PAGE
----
- To steam the tamales – Add some water to the bottom of a steamer below the steaming rack.
- Place the tamales vertically (open end up) in the steamer. Use the extra corn husks to separate and support the tamales. Lay a couple of husks flat on top of the tamales to aid in the steaming process and to prevent water from dripping into the open ends of the tamales.
- Cover and steam for an hour. (See Kitchen Notes) After an hour, remove the cover and let the tamales sit for 10 to 15 minutes. Remove a tamale and test for doneness. If the tamale pulls away from the husk, it’s done. If it sticks to the husk, steam for another 15 minutes and let rest again. (Before reheating, make sure you have enough water in the bottom of the steamer.)
- Leave wrapped and covered until ready to eat.
Prepping the corn husks – Instead of putting husks in a pot of boiled water, you could lay the husks in a large casserole dish and pour boiling water over them. Place a heavy plate or lid on top to submerge the husks in the water.
Assembly – Mixing the chicken filling in with the masa saves A LOT of time compared to the traditional method of tamale assembly. If you want bigger tamales, add more masa mixture to each corn husks. Just be careful not to make them too thick. If the tamales are too thick, they will take longer to steam.
The Chicken – This is a great recipe for leftover chicken or turkey. If you don’t have leftover chicken, then cook some chicken wings and/or thighs in 5 to 6 cups of water. For this particular batch, I didn’t have any leftover chicken, so I used 6 chicken wings that I had in the freezer. I added the wings to 6 cups of water with some salt and peppercorns, brought to a boil, then simmered for an hour. The 6 wings yielded 1 ½ cup meat and a little over 4 cups of stock once strained.
The Red Chile Sauce -The amount of red chile sauce that you use depends on how hot the sauce is and how hot you want the tamales to be, but this is where it becomes tricky. The masa suppresses much of the heat from the chile, so it’s best to add more than you think you need. For this batch I used 2/3 cup HOT chile sauce. These tamales were deliciously spicy but not so hot as to require a glass a milk as a chaser.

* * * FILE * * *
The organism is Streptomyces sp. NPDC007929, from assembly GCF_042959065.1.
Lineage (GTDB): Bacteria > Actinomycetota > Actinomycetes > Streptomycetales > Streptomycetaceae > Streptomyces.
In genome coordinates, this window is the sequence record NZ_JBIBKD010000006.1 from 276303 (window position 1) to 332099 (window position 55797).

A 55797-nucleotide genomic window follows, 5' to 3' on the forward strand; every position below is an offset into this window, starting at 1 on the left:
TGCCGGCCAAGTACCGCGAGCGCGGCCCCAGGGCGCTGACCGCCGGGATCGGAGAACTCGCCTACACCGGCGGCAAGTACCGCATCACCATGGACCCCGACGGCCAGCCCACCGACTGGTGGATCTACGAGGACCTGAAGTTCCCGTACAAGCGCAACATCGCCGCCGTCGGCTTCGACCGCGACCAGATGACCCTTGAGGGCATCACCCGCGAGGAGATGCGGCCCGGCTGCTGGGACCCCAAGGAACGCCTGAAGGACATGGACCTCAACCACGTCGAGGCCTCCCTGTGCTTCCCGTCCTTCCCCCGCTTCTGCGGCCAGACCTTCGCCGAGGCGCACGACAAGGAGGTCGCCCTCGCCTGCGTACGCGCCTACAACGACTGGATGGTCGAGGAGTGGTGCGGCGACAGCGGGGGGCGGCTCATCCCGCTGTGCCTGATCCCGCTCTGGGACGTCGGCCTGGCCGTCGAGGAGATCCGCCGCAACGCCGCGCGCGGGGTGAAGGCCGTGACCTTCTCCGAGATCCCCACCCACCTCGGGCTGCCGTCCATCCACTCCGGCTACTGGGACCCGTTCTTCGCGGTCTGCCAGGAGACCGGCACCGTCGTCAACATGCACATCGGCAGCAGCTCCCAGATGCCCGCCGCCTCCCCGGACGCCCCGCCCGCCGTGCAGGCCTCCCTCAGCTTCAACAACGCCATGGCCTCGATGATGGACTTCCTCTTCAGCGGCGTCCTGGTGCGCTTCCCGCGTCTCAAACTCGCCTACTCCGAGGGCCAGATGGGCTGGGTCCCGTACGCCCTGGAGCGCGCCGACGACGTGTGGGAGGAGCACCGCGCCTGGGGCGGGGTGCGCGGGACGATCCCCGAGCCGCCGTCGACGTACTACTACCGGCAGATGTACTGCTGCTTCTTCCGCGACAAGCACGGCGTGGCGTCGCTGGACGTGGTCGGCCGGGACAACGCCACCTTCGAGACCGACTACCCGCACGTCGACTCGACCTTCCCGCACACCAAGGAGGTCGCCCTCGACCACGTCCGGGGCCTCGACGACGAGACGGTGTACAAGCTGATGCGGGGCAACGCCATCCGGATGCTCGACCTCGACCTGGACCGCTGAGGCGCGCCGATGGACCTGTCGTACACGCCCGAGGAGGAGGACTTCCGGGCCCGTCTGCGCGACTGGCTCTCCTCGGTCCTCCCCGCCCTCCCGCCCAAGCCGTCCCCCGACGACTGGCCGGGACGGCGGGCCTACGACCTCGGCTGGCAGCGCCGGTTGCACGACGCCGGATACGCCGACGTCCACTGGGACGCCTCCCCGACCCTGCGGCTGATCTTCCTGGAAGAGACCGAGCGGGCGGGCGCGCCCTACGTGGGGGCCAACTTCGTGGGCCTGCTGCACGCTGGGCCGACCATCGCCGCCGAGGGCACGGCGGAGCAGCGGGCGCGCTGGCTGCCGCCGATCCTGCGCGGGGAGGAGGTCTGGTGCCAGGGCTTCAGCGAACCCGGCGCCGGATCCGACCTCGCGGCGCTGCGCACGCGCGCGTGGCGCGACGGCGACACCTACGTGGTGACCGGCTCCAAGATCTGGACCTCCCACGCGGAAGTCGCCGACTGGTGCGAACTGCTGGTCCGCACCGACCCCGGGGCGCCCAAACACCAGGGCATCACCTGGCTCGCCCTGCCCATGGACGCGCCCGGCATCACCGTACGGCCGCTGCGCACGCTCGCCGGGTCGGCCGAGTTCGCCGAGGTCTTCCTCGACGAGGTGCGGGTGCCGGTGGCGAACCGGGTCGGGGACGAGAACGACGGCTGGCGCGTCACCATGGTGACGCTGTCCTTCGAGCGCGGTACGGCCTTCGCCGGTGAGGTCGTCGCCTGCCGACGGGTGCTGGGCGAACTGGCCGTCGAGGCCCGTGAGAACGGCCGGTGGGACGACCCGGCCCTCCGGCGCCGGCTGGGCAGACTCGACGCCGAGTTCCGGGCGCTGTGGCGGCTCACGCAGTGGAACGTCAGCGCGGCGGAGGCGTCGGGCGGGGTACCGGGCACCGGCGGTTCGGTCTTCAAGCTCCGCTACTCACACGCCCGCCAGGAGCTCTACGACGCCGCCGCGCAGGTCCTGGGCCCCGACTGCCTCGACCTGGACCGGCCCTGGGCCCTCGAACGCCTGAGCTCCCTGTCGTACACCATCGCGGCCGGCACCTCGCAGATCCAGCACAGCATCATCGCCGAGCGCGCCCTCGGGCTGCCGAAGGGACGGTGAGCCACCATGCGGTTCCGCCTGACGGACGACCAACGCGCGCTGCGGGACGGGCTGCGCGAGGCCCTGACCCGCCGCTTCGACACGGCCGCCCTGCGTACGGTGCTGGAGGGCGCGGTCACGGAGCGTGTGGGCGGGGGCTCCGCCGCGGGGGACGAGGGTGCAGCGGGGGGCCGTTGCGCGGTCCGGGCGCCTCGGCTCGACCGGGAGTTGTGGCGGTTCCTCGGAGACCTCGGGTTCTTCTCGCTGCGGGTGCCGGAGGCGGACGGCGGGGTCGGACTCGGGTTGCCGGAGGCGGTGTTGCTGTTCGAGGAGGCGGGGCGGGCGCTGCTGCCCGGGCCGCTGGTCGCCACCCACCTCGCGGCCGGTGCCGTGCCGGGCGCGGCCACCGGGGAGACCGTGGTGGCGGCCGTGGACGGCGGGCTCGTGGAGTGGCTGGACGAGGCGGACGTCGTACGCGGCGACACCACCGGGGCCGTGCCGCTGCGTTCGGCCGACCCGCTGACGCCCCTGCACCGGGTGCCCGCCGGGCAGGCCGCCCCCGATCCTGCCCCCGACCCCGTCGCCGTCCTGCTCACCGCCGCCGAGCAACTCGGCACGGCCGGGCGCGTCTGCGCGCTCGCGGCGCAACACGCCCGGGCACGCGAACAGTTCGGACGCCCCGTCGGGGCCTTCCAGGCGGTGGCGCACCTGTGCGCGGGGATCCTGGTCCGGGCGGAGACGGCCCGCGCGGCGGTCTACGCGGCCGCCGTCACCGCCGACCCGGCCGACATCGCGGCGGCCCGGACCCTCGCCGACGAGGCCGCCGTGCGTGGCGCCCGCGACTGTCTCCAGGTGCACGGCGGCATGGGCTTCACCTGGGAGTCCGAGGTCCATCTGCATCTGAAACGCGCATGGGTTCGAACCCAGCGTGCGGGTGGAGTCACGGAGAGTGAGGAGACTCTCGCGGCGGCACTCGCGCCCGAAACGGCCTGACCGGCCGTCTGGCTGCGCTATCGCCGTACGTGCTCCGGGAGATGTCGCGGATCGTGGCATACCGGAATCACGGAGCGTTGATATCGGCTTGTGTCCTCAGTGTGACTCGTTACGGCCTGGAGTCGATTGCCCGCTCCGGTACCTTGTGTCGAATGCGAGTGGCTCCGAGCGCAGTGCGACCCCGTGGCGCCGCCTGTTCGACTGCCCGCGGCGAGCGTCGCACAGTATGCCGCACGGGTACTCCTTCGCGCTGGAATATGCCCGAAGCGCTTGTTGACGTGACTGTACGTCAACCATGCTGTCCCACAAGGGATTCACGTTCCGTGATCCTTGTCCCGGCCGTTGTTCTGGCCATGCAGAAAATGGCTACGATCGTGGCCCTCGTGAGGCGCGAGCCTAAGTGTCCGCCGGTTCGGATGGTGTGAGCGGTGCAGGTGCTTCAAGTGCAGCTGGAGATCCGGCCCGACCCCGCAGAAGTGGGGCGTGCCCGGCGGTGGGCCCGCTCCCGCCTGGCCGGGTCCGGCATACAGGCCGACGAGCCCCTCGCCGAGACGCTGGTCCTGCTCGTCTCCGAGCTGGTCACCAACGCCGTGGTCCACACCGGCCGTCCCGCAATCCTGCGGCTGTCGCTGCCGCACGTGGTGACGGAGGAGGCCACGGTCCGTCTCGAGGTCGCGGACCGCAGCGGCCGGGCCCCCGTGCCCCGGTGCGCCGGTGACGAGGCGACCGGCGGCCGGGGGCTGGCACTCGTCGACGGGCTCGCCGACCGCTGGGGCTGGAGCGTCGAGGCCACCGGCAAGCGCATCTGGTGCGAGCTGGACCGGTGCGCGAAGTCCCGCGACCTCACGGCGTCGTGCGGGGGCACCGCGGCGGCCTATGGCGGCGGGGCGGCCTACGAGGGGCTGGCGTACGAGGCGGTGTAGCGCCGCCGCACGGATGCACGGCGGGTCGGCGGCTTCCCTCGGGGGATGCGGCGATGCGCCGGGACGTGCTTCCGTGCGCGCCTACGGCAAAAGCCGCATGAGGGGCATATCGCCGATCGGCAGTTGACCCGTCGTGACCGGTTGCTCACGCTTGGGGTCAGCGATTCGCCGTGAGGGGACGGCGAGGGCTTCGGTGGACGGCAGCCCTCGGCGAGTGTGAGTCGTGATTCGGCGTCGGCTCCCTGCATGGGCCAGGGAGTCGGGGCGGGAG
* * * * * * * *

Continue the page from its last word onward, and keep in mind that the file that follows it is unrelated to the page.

If you don’t make your own red chile sauce or you can’t find it locally, you can always order it online from any of these New Mexico sources: Chile Monster (Santa Fe Seasons), New Mexico Chile Products (Cervantes Red Chile Sauce), and The Chile Shop (Santa Fe Ole’). I guess you could use salsa, but if you do, cut back to 1 ½ cups stock when making the masa. After adding the filling and the salsa, add more water if needed. A tomato-based salsa could be too watery for these tamales, but since I’ve never tried it, I can’t say for sure.
What is Masa Harina? – Masa harina is a gluten-free corn flour made from corn that has been cooked in an alkaline solution (usually lime or wood ash), rinsed, dried and ground into a flour. The treated corn is called hominy; therefore, sometimes you’ll see masa harina described simply as ground hominy.
What is Masa? – Masa (Spanish for “dough”) is a dough made from hominy. Fresh masa is made by grinding freshly cooked hominy. Fresh masa can usually be purchased at Mexican markets, especially around the holidays. When fresh masa is not available, you can make masa by adding water or stock to masa harina.
Recommended serving ideas:
- Serve straight from the steamer with a simple side salad, beans, or rice.
- Smother with red chile sauce or green chile sauce for a Christmas tamale.
- As an appetizer – Cut them into bite size pieces and serve with a dip such as a salsa, chile sauce or chile paste.
These Red Chile Chicken Tamales freeze very nicely. When ready to use, thaw, wrap in a damp paper towel, and heat in the microwave for 2 minutes and they are ready to go!